NYPD Cops Beat Man Who Had His Hands Up, Because They ‘Thought He Stole A Pizza’


New York City Police officers were caught on a grocery store surveillance video beating a young African American man who was holding his hands up. The police say that their reason for beating the youth, who was clearly trying to surrender to the violent NYPD thugs was because they “thought” he had stolen a $3 slice of pizza.
As it turned out, there was no pizza stolen.

But facts didn’t matter to Officer Lenny Lutchman and his partner Pearce Martinez, who administered the brutal beating to Thomas Jennings, 24, in a Brooklyn grocery store.

Right after Jennings raises his hands, suddenly, Lutchman’s partner Pearce Martinez charges in and delivers a running-right handed punch to Jenning’s head.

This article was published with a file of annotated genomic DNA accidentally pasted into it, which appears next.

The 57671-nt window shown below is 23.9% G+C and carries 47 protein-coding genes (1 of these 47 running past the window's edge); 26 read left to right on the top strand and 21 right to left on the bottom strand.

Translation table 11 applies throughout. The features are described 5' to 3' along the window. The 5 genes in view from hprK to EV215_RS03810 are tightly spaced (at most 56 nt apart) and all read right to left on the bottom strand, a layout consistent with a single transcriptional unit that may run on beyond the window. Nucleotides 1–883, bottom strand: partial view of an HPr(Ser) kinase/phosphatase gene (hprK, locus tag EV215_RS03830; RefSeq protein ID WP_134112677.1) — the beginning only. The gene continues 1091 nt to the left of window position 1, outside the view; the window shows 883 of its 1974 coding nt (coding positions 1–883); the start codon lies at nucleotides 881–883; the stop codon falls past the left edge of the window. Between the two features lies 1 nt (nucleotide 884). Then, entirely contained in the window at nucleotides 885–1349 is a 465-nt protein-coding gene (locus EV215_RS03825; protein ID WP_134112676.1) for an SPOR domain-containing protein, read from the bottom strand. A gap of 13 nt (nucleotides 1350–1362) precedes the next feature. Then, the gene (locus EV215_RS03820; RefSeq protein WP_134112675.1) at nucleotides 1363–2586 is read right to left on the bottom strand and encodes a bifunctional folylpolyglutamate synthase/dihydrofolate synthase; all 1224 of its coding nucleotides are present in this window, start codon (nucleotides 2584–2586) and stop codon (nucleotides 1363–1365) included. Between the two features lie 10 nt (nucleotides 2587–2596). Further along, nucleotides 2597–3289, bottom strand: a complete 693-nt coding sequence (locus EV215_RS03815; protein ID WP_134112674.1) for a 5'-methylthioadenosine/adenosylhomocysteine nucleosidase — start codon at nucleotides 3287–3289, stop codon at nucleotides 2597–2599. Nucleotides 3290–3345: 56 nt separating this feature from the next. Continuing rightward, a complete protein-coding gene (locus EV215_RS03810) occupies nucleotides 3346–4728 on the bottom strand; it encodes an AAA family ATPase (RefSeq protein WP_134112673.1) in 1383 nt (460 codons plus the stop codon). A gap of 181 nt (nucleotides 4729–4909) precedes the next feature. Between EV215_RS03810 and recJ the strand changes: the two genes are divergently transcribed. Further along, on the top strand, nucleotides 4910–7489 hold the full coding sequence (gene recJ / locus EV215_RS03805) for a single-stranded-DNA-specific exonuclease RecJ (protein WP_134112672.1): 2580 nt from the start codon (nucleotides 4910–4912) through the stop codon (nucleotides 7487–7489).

Punch after punch followed, as Lutchman quickly took his cue and began raining down punches and baton strikes as well.

The whole time, Jennings just curls up to endure the beating. He never once tries to fight back or even flee. This did not stop the beating.

Officer Martinez can be seen in the video handcuffing Jennings. All the while, Officer Lutchman continues beating him, even though Jennings has his hands behind his back the whole time.

“I didn’t ever know it was coming,” Jennings said to the New York Daily News.

Jennings was actually charged with “robbery” and was denied bail for nearly a week.

After that, prosecutors released him and declined to present the dubious case to a grand jury.